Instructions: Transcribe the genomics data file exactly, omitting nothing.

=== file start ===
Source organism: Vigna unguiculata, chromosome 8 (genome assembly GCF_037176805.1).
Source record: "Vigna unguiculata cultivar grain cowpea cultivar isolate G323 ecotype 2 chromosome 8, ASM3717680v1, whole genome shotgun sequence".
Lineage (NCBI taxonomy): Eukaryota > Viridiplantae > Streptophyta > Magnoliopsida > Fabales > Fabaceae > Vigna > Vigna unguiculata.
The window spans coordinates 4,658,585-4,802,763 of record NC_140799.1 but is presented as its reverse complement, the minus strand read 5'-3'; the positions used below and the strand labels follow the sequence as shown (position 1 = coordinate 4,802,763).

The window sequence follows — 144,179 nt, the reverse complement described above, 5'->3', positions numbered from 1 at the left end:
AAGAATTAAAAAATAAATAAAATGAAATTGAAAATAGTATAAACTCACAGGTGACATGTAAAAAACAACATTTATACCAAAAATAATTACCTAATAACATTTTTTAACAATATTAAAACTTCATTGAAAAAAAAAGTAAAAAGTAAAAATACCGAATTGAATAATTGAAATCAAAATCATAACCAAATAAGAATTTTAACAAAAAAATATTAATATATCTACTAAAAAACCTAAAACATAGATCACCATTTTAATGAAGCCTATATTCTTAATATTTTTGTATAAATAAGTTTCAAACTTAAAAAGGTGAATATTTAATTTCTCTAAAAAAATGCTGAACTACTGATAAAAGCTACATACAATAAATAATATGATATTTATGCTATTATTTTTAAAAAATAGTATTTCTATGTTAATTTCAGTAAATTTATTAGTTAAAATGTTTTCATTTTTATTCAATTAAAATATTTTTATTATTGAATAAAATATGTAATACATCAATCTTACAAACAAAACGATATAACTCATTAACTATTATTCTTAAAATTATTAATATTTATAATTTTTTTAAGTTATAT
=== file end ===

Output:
Source organism: Vigna unguiculata, chromosome 8 (genome assembly GCF_037176805.1).
Source record: "Vigna unguiculata cultivar grain cowpea cultivar isolate G323 ecotype 2 chromosome 8, ASM3717680v1, whole genome shotgun sequence".
Lineage (NCBI taxonomy): Eukaryota > Viridiplantae > Streptophyta > Magnoliopsida > Fabales > Fabaceae > Vigna > Vigna unguiculata.
The window spans coordinates 4,658,585-4,802,763 of record NC_140799.1 but is presented as its reverse complement, the minus strand read 5'-3'; the positions used below and the strand labels follow the sequence as shown (position 1 = coordinate 4,802,763).

The window sequence follows — 144,179 nt, the reverse complement described above, 5'->3', positions numbered from 1 at the left end:
AAGAATTAAAAAATAAATAAAATGAAATTGAAAATAGTATAAACTCACAGGTGACATGTAAAAAACAACATTTATACCAAAAATAATTACCTAATAACATTTTTTAACAATATTAAAACTTCATTGAAAAAAAAAGTAAAAAGTAAAAATACCGAATTGAATAATTGAAATCAAAATCATAACCAAATAAGAATTTTAACAAAAAAATATTAATATATCTACTAAAAAACCTAAAACATAGATCACCATTTTAATGAAGCCTATATTCTTAATATTTTTGTATAAATAAGTTTCAAACTTAAAAAGGTGAATATTTAATTTCTCTAAAAAAATGCTGAACTACTGATAAAAGCTACATACAATAAATAATATGATATTTATGCTATTATTTTTAAAAAATAGTATTTCTATGTTAATTTCAGTAAATTTATTAGTTAAAATGTTTTCATTTTTATTCAATTAAAATATTTTTATTATTGAATAAAATATGTAATACATCAATCTTACAAACAAAACGATATAACTCATTAACTATTATTCTTAAAATTATTAATATTTATAATTTTTTTAAGTTATAT